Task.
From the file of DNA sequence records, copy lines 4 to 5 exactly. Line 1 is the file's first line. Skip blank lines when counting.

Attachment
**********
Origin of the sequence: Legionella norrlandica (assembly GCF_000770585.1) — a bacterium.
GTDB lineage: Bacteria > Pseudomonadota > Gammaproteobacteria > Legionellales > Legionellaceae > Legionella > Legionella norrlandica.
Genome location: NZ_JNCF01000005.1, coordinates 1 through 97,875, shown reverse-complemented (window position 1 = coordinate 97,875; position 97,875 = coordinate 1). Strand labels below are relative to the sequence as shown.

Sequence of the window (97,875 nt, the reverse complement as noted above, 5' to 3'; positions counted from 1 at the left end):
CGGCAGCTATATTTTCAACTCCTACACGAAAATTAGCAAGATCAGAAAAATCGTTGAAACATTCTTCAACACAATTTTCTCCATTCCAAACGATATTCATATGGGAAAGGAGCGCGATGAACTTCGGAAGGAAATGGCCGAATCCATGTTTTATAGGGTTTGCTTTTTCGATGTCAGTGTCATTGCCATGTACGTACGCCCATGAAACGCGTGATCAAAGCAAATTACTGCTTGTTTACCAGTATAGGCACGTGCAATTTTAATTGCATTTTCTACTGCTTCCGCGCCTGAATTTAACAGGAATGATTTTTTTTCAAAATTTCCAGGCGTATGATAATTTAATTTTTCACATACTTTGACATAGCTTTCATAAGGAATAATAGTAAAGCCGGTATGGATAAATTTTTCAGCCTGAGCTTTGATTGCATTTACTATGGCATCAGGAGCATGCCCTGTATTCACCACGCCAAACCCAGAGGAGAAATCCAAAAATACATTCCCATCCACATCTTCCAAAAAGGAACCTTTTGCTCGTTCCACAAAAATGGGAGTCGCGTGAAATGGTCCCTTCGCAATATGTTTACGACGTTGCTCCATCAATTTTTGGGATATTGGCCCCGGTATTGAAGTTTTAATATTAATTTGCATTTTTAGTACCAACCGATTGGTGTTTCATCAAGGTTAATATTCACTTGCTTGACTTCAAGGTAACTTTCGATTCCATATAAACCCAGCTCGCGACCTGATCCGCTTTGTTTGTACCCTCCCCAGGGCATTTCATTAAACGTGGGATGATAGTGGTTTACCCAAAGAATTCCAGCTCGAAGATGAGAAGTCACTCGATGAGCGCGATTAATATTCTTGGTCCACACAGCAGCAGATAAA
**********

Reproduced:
Sequence of the window (97,875 nt, the reverse complement as noted above, 5' to 3'; positions counted from 1 at the left end):
CGGCAGCTATATTTTCAACTCCTACACGAAAATTAGCAAGATCAGAAAAATCGTTGAAACATTCTTCAACACAATTTTCTCCATTCCAAACGATATTCATATGGGAAAGGAGCGCGATGAACTTCGGAAGGAAATGGCCGAATCCATGTTTTATAGGGTTTGCTTTTTCGATGTCAGTGTCATTGCCATGTACGTACGCCCATGAAACGCGTGATCAAAGCAAATTACTGCTTGTTTACCAGTATAGGCACGTGCAATTTTAATTGCATTTTCTACTGCTTCCGCGCCTGAATTTAACAGGAATGATTTTTTTTCAAAATTTCCAGGCGTATGATAATTTAATTTTTCACATACTTTGACATAGCTTTCATAAGGAATAATAGTAAAGCCGGTATGGATAAATTTTTCAGCCTGAGCTTTGATTGCATTTACTATGGCATCAGGAGCATGCCCTGTATTCACCACGCCAAACCCAGAGGAGAAATCCAAAAATACATTCCCATCCACATCTTCCAAAAAGGAACCTTTTGCTCGTTCCACAAAAATGGGAGTCGCGTGAAATGGTCCCTTCGCAATATGTTTACGACGTTGCTCCATCAATTTTTGGGATATTGGCCCCGGTATTGAAGTTTTAATATTAATTTGCATTTTTAGTACCAACCGATTGGTGTTTCATCAAGGTTAATATTCACTTGCTTGACTTCAAGGTAACTTTCGATTCCATATAAACCCAGCTCGCGACCTGATCCGCTTTGTTTGTACCCTCCCCAGGGCATTTCATTAAACGTGGGATGATAGTGGTTTACCCAAAGAATTCCAGCTCGAAGATGAGAAGTCACTCGATGAGCGCGATTAATATTCTTGGTCCACACAGCAGCAGATAAA